London is being faced with a major security problem over the next few weeks as five major summit meetings pack the city with government leaders, ministers and hordes of newsmen.
MV Sign "Downing street" PAN DOWN TO policeman with people walking past - London, U.K.
SV No. 10 Downing Street, British Premier's official residence
CU Police constable talking to lady with "Carter welcome" sign
MV ZOOM INTO Spy TV camera
CU Constable outside Lancaster House press centre
CU Sign PAN UP TO accreditation officer
MCU Journalists queuing for credentials
MV Accreditation staff taking details
CU Photographer taking journalists' pictures
MV Waiting journalists
MCUs Accreditation pass and official (2 shots)
MV & CU Journalist being photographed (2 shots)
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Background: London is being faced with a major security problem over the next few weeks as five major summit meetings pack the city with government leaders, ministers and hordes of newsmen. The security arrangements in the British capital got their first test on Thursday (5 May) with the arrival of United States President, Jimmy Carter, for a meeting of the world's western leaders to discuss the international economy.
SYNOPSIS: The British Prime Minister's official residence in London -- Number Ten Downing Street -- is a big tourist attraction. And that has compounded the security problem. Britain expects thousands more tourists this year, lured by favourable exchange rates and bargain shopping. Many will also be visiting to see the special Silver Jubilee celebrations for Queen Elizabeth. But security television will check to see that the only shooting that's done is with other cameras.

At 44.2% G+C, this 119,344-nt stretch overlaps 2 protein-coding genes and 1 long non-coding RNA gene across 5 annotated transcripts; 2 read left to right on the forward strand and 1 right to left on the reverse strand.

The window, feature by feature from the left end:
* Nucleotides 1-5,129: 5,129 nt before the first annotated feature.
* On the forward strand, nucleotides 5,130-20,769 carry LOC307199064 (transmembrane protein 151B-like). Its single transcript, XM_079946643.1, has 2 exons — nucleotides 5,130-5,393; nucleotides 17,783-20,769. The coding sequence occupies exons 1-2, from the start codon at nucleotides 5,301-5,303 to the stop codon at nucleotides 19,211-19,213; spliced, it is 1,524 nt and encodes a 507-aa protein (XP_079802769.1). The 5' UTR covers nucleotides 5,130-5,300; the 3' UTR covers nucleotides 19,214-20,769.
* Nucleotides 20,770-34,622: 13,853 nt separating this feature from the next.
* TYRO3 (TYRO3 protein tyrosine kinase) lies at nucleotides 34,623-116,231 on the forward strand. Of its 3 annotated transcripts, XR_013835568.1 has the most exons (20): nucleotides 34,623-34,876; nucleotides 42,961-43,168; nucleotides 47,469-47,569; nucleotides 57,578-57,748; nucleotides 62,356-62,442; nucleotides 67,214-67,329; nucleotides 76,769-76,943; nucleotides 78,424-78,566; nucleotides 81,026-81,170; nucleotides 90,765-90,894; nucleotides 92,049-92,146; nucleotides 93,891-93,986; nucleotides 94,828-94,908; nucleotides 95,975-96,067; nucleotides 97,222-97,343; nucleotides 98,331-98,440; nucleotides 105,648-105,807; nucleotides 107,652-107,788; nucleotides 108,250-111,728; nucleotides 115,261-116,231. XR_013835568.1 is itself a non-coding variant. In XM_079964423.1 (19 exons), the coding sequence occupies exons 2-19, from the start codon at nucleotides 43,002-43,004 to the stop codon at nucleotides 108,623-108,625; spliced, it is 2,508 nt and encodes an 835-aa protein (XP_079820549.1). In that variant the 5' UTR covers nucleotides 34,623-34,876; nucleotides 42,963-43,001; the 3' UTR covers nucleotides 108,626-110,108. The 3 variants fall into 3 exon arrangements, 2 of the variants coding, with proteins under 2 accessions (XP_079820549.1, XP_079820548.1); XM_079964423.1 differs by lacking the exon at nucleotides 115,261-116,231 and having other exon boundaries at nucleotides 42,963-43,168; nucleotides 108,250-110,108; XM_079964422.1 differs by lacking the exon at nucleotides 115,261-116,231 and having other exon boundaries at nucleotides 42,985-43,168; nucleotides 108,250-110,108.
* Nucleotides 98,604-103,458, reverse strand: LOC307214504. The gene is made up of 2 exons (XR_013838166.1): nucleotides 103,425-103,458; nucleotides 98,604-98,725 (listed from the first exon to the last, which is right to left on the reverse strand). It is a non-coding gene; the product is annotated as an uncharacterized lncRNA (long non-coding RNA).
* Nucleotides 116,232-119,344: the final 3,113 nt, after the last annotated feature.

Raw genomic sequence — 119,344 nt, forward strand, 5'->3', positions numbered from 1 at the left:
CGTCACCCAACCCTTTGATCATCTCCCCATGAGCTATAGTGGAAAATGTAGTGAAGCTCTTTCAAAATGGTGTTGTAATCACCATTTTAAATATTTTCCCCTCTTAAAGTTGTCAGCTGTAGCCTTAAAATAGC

Another summit taking place in London is a gathering of members of the North Atlantic Treaty organisation -- NATO. At Lancaster House a press centre has been set up in the grandiose marble building. More than 1,500 journalists are expected to flood the city as they cover the various meetings. But they will need to go through a strict security check before they can receive the necessary passes to get them anywhere near the conference centre.
Before the NATO summit there'll be a meeting of four Western powers to discuss Berlin, and at the beginning of June the Commonwealth Heads of Government will gather for their conference. There will be 35 delegations attending that meeting. A European Common Market summit meeting at the end of June will round off two busy months of politics and ceremonial occasions. If those two months pass safely and without event, it will greatly due to the many months more that have gone into preparing London.